UK: Washout summer hits profits at B&Q owner Kingfisher

B&Q owner Kingfisher said today that the wettest summer in 100 years had cost the group �30 million in profit as demand for gardening and outdoor maintenance products plunged.

The FTSE 100 company, which also owns tools supplier Screwfix as well as Castorama and Brico Depot in France, said record rainfall in the UK and northern Europe helped prompt a 7% drop in seasonal product sales in the 26 weeks to July 28.

B&Q in the UK and Ireland suffered a 6% like-for-like decline in sales to �2 billion as average footfall plunged 20% in the severely weather-affected weeks.

The wider group reported a 17% slide in bottom line pre-tax profits to �364 million in the period as sales dipped 3% to �5.5 billion.

Chief executive Ian Cheshire said: “This has been a tough first half with unprecedented wet weather throughout the key spring and summer seasons in northern Europe.

“This affected footfall and demand for outdoor maintenance, gardening and leisure products, which normally account for a significant proportion of our first half sales.”

MeteoGroup, the weather division of the Press Association, has said 14.25in (362mm) of rain fell in June, July and August, making it the wettest summer since 1912.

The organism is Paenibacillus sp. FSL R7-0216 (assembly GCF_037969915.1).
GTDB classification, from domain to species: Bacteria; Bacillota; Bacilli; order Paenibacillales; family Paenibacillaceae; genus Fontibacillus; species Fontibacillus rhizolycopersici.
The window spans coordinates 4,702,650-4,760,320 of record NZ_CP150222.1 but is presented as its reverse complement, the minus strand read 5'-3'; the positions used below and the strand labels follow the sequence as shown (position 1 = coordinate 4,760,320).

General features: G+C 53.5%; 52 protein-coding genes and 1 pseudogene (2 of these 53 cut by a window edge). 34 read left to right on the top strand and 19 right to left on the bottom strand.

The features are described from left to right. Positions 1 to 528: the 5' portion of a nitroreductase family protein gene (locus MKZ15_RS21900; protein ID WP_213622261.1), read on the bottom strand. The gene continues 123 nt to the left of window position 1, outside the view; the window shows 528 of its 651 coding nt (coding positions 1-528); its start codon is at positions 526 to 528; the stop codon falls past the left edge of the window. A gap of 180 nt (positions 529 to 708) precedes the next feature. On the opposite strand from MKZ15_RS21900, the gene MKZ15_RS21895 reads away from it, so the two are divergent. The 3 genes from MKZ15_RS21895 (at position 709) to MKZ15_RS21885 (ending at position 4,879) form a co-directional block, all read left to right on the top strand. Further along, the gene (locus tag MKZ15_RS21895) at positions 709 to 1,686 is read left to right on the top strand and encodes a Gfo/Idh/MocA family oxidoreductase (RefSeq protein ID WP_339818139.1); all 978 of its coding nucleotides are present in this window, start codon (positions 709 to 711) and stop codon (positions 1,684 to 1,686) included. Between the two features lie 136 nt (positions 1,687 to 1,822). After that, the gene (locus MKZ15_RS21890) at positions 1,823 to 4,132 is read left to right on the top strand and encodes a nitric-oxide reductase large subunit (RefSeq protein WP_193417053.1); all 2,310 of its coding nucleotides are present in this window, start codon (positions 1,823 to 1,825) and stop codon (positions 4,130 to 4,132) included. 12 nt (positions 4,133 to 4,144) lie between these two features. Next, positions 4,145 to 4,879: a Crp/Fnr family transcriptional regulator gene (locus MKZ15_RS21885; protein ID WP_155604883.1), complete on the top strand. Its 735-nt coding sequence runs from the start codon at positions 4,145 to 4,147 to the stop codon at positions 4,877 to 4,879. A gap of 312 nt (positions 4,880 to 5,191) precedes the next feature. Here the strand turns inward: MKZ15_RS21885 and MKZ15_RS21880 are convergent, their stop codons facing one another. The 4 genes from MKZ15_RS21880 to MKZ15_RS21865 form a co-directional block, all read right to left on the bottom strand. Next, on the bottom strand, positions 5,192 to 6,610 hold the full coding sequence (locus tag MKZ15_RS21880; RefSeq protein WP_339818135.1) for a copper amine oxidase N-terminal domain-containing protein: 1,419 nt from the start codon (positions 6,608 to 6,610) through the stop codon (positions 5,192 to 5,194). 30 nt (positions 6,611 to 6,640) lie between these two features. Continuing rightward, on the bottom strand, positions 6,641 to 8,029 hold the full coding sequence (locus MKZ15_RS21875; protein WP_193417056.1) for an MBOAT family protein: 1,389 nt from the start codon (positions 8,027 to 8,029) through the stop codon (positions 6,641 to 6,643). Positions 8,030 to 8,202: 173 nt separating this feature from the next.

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The group said the cost of accelerating its national roll-out of new common own brands in the UK cost around �10million in the period, while it also took an exceptional charge of �5million, relating to streamlining support offices.

Kingfisher group retail profit in the UK and Ireland declined by 20% to �145million, reflecting weak seasonal sales and additional markdowns to clear seasonal stocks.

At B&Q, sales of building products were hit by the adverse weather, while sales of indoor decorative products were up as customers switched some of their home improvement activities indoors. The chain saw retail profit slide 24% to �125 million.

Screwfix grew total sales by 9% to �273million, driven by the continued rollout of new outlets and the recent introduction of a mobile “click, pay & collect” service.

The chain opened 25 new outlets in the first half, taking the total to 240, with retail profit jumping 19% to �20million.

In France, retail profit was down 5% at �191million, while sales fell 6% to �2.2 billion.

There was some cheer for investors as the group raised its interim dividend by 25% to 3.09p.

Matthew McEachran, retail sector analyst at Singer Capital, said the results were below expectations and downgrades to full-year forecasts were “inevitable”.